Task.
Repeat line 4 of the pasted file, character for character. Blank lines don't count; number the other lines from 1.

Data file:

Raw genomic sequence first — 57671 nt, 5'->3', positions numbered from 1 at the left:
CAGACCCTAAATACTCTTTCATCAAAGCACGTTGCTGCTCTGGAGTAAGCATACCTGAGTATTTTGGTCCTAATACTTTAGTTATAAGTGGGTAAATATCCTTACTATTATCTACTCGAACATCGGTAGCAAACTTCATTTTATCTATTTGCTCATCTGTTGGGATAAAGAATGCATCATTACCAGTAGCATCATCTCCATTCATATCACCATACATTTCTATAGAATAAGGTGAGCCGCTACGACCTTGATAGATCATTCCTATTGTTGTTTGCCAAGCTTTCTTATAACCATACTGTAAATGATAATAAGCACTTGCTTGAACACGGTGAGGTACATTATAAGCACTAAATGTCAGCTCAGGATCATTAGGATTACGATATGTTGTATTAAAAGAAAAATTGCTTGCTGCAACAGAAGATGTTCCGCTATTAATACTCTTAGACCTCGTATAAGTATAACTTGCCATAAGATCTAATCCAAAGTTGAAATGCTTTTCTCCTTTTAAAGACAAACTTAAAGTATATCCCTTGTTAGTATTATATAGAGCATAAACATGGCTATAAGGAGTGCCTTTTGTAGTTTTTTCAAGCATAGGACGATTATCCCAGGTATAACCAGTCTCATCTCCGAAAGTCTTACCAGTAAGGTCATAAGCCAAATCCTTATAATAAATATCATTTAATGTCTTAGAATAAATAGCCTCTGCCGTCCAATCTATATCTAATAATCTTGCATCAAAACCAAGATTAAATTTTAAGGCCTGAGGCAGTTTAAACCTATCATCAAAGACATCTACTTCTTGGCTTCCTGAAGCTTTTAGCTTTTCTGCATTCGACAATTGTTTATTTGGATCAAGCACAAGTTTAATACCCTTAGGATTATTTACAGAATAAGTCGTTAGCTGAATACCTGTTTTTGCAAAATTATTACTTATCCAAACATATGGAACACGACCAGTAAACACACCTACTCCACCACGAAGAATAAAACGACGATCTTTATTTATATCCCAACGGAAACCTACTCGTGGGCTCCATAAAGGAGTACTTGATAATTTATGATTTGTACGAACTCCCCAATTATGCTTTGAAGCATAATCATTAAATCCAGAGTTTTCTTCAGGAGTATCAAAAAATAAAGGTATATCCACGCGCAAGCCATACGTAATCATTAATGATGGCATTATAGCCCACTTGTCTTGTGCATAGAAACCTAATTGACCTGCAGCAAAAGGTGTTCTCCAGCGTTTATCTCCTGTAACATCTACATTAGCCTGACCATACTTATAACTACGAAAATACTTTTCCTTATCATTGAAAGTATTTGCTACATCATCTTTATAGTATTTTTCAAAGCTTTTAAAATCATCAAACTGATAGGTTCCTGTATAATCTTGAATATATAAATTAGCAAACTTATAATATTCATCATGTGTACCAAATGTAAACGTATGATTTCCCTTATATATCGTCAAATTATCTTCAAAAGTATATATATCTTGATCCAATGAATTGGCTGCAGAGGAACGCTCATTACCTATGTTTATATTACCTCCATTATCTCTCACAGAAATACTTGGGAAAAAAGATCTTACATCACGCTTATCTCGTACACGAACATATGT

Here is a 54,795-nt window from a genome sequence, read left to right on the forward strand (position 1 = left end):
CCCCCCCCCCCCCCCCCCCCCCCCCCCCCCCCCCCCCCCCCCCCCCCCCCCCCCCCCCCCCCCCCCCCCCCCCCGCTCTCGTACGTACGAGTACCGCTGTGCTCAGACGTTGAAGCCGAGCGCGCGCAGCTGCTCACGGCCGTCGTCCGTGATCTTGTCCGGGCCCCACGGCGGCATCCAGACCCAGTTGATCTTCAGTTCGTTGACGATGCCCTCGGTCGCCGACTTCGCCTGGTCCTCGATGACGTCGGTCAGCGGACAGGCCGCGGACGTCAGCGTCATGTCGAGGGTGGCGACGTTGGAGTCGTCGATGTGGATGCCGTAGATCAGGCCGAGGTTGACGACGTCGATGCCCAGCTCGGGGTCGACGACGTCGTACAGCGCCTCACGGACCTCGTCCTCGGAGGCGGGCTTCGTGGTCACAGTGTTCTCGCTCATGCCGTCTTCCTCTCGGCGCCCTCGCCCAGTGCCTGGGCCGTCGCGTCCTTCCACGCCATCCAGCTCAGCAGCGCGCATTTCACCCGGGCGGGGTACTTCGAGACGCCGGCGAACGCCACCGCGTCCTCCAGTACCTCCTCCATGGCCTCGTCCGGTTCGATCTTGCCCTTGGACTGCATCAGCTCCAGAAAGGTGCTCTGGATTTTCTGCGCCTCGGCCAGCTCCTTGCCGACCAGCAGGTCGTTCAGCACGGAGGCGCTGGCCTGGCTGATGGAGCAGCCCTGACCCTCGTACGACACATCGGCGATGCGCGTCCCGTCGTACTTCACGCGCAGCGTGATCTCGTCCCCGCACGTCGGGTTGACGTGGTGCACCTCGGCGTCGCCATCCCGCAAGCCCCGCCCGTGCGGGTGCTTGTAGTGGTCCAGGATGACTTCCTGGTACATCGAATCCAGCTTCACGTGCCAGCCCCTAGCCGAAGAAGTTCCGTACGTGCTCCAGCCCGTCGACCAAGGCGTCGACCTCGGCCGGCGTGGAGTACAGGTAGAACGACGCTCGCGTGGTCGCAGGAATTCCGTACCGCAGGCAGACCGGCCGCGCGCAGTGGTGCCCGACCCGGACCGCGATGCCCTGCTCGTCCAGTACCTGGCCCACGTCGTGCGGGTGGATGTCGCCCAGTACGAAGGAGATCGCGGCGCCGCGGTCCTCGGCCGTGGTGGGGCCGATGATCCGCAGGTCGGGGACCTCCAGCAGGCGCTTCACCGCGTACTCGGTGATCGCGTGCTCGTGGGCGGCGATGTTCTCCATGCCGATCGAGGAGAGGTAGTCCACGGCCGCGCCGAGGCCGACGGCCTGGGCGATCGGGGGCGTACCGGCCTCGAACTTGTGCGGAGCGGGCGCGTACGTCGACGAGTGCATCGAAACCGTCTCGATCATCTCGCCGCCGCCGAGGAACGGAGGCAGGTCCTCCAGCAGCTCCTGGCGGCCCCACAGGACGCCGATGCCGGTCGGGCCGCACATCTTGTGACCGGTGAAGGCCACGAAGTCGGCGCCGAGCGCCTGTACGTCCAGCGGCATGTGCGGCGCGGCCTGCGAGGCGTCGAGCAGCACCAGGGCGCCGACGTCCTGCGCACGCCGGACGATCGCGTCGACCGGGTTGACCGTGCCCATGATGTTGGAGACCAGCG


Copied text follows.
CCCCCCCCCCCCCCCCCCCCCCCCCCCCCCCCCCCCCCCCCCCCCCCCCCCCCCCCCCCCCCCCCCCCCCCCCCGCTCTCGTACGTACGAGTACCGCTGTGCTCAGACGTTGAAGCCGAGCGCGCGCAGCTGCTCACGGCCGTCGTCCGTGATCTTGTCCGGGCCCCACGGCGGCATCCAGACCCAGTTGATCTTCAGTTCGTTGACGATGCCCTCGGTCGCCGACTTCGCCTGGTCCTCGATGACGTCGGTCAGCGGACAGGCCGCGGACGTCAGCGTCATGTCGAGGGTGGCGACGTTGGAGTCGTCGATGTGGATGCCGTAGATCAGGCCGAGGTTGACGACGTCGATGCCCAGCTCGGGGTCGACGACGTCGTACAGCGCCTCACGGACCTCGTCCTCGGAGGCGGGCTTCGTGGTCACAGTGTTCTCGCTCATGCCGTCTTCCTCTCGGCGCCCTCGCCCAGTGCCTGGGCCGTCGCGTCCTTCCACGCCATCCAGCTCAGCAGCGCGCATTTCACCCGGGCGGGGTACTTCGAGACGCCGGCGAACGCCACCGCGTCCTCCAGTACCTCCTCCATGGCCTCGTCCGGTTCGATCTTGCCCTTGGACTGCATCAGCTCCAGAAAGGTGCTCTGGATTTTCTGCGCCTCGGCCAGCTCCTTGCCGACCAGCAGGTCGTTCAGCACGGAGGCGCTGGCCTGGCTGATGGAGCAGCCCTGACCCTCGTACGACACATCGGCGATGCGCGTCCCGTCGTACTTCACGCGCAGCGTGATCTCGTCCCCGCACGTCGGGTTGACGTGGTGCACCTCGGCGTCGCCATCCCGCAAGCCCCGCCCGTGCGGGTGCTTGTAGTGGTCCAGGATGACTTCCTGGTACATCGAATCCAGCTTCACGTGCCAGCCCCTAGCCGAAGAAGTTCCGTACGTGCTCCAGCCCGTCGACCAAGGCGTCGACCTCGGCCGGCGTGGAGTACAGGTAGAACGACGCTCGCGTGGTCGCAGGAATTCCGTACCGCAGGCAGACCGGCCGCGCGCAGTGGTGCCCGACCCGGACCGCGATGCCCTGCTCGTCCAGTACCTGGCCCACGTCGTGCGGGTGGATGTCGCCCAGTACGAAGGAGATCGCGGCGCCGCGGTCCTCGGCCGTGGTGGGGCCGATGATCCGCAGGTCGGGGACCTCCAGCAGGCGCTTCACCGCGTACTCGGTGATCGCGTGCTCGTGGGCGGCGATGTTCTCCATGCCGATCGAGGAGAGGTAGTCCACGGCCGCGCCGAGGCCGACGGCCTGGGCGATCGGGGGCGTACCGGCCTCGAACTTGTGCGGAGCGGGCGCGTACGTCGACGAGTGCATCGAAACCGTCTCGATCATCTCGCCGCCGCCGAGGAACGGAGGCAGGTCCTCCAGCAGCTCCTGGCGGCCCCACAGGACGCCGATGCCGGTCGGGCCGCACATCTTGTGACCGGTGAAGGCCACGAAGTCGGCGCCGAGCGCCTGTACGTCCAGCGGCATGTGCGGCGCGGCCTGCGAGGCGTCGAGCAGCACCAGGGCGCCGACGTCCTGCGCACGCCGGACGATCGCGTCGACCGGGTTGACCGTGCCCATGATGTTGGAGACCAGCG